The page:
A new era has begun for the United Kingdom after it completed its formal separation from the European Union.
The UK stopped following EU rules at 23:00 GMT, as replacement arrangements for travel, trade, immigration and security co-operation came into force.
Boris Johnson said the UK had “freedom in our hands” and the ability to do things “differently and better” now the long Brexit process was over.
But opponents of leaving the EU maintain the country will be worse off.
Scottish First Minister Nicola Sturgeon, whose ambition it is to take an independent Scotland back into the EU, tweeted: “Scotland will be back soon, Europe. Keep the light on.”
BBC Europe editor Katya Adler said there was a sense of relief in Brussels that the Brexit process was over, “but there is regret still at Brexit itself”.
The first lorries arriving at the borders entered the UK and EU without delay.
But the Stena Line ferries and ports group tweeted that six freight loads travelling from Holyhead in Wales to Ireland on Friday morning had to be turned away due to not having the correct paperwork.
UK ministers have warned there will be some disruption in the coming days and weeks, as new rules bed in and British firms come to terms with the changes.
But officials have insisted new border systems are “ready to go”.
As the first customs checks were completed after midnight, Eurotunnel spokesman John Keefe said: “It all went fine, everything’s running just as it was before 11pm.”
The UK officially left the 27-member political and economic bloc on 31 January, three and half years after the UK public voted to leave in the 2016 Brexit referendum.
But it stuck to the EU’s trading rules for 11 months while the two sides negotiated their future economic partnership.
A landmark treaty was finally agreed on Christmas Eve, and became law in the UK on Wednesday.
Under the new arrangements, UK manufacturers will have tariff-free access to the EU’s internal market, meaning there will be no import taxes on goods crossing between Britain and the continent.
But it does mean more paperwork for businesses and people travelling to EU countries, while there is still uncertainty about what it will happen to banking and services.
The UK and Spain have also reached an agreement meaning the border between Gibraltar and Spain will remain open.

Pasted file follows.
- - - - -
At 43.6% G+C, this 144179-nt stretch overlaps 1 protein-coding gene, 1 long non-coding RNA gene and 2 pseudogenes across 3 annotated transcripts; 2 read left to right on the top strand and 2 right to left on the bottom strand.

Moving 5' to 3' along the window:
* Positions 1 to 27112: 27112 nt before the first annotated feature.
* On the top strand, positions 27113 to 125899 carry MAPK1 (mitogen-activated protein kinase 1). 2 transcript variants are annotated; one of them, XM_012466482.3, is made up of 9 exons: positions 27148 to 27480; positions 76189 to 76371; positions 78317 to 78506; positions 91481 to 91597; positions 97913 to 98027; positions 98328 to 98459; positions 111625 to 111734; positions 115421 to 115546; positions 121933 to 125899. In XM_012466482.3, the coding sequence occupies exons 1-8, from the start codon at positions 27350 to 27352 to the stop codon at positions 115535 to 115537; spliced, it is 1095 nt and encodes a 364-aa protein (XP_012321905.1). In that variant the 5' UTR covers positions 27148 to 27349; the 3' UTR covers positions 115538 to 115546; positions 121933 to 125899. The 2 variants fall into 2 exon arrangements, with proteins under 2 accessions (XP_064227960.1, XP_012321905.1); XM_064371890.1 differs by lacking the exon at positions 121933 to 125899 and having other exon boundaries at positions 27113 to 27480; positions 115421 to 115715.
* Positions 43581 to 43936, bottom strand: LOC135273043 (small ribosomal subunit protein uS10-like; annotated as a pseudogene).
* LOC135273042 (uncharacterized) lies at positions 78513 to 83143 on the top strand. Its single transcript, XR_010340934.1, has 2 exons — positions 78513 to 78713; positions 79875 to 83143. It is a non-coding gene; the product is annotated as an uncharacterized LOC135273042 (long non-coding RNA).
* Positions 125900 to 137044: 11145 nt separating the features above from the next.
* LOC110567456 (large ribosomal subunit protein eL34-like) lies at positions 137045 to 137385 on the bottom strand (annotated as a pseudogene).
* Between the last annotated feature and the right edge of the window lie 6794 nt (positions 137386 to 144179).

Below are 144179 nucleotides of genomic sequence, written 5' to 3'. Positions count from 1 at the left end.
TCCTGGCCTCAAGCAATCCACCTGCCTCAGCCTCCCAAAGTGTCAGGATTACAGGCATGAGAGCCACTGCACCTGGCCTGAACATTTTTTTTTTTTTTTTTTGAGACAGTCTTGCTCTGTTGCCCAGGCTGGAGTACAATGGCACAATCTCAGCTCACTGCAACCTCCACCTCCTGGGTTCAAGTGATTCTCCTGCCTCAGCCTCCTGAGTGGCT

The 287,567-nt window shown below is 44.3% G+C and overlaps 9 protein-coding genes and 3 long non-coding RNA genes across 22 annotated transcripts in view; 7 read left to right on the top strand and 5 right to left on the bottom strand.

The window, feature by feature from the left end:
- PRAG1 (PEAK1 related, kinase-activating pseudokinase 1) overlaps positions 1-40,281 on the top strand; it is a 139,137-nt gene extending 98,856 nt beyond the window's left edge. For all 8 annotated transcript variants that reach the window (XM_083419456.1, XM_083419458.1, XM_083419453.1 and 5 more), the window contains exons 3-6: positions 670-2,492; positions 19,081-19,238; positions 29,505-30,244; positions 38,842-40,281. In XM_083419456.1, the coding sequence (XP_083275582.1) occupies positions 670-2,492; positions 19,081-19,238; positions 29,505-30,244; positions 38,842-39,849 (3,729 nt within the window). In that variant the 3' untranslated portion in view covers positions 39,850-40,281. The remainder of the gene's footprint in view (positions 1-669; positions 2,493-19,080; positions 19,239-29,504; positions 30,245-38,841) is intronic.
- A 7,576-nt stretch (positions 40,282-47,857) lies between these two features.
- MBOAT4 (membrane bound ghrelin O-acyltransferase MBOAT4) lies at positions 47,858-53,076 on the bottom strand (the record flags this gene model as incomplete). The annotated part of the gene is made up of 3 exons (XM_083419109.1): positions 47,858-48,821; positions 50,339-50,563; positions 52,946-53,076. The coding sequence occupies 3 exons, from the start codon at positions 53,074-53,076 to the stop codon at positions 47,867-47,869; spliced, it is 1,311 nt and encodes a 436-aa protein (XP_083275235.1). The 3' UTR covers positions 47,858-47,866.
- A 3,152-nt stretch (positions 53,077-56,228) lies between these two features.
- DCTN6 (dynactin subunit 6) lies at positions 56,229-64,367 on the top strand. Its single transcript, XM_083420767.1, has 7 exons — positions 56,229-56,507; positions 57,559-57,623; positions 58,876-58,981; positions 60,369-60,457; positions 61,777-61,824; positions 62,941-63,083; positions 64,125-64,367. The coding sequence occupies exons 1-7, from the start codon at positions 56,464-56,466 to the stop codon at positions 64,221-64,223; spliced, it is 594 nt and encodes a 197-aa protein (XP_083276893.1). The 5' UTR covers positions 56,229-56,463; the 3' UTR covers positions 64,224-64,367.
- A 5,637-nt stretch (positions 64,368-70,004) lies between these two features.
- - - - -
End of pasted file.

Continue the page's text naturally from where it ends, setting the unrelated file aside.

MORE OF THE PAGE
Fabian Picardo, Gibraltar’s chief minister, said the deal still needed to be formalised, but by abolishing controls between Gibraltar and the EU’s passport-free Schengen area, he said it would prevent queues at the border “which make people’s lives a misery and make business difficult”.
It is a moment that some will regard with huge optimism, others with deep regret.
And while this historic move happens at a moment in time, the impact, in some areas, may be less instant or obvious than others – for example, it’s expected there’ll be relatively little traffic at Dover on the first day of 2021 as new border checks kick in.
Nevertheless, significant changes are here – whether on trade, travel, security or immigration – and those changes could well become more apparent in the months ahead.
Mr Johnson – who took the UK out of the EU in January six months after becoming prime minister – said it was an “amazing moment” for the UK in his New Year message.
Writing in the Daily Telegraph, he added that the combination of the Brexit deal and rollout of the Oxford vaccine means “we are creating the potential trampoline for the national bounceback”.
Lord Frost, the UK’s chief negotiator, tweeted that Britain had become a “fully independent country again”.
And the deputy chairman of the pro-Brexit European Research Group of Tory backbench MPs, David Jones, told the BBC: “We can now say clearly Britain is a sovereign and independent state.
But opponents of Brexit say the country will be worse off than it was while it was a member of the EU.
Ireland’s Foreign Minister Simon Coveney said it was “not something to celebrate” and the UK’s relationship with Ireland will be different from now on, but “we wish them well”.
French President Emmanuel Macron said the UK remained a “friend and ally”, but he added that the choice to leave the EU was “the child of European malaise and many lies and false promises”.
In Brussels, there is a sense of relief the Brexit process is over, but there is regret still at Brexit itself.
Basically, the European Union thinks that Brexit makes it – the EU – and the UK weaker.
But they think this is less bye-bye Britain and more au revoir, because there are so many loose ends between the two sides.
The two sides still need to talk about the practicalities. We still have to find out what access Brussels is going to give to UK financial services to the single market, there’s that cooperation on climate change, and in this new trade deal there is a renewal clause every five years.
For all of those reasons and more, the EU thinks this is not an end to its conversation with the UK for the foreseeable future.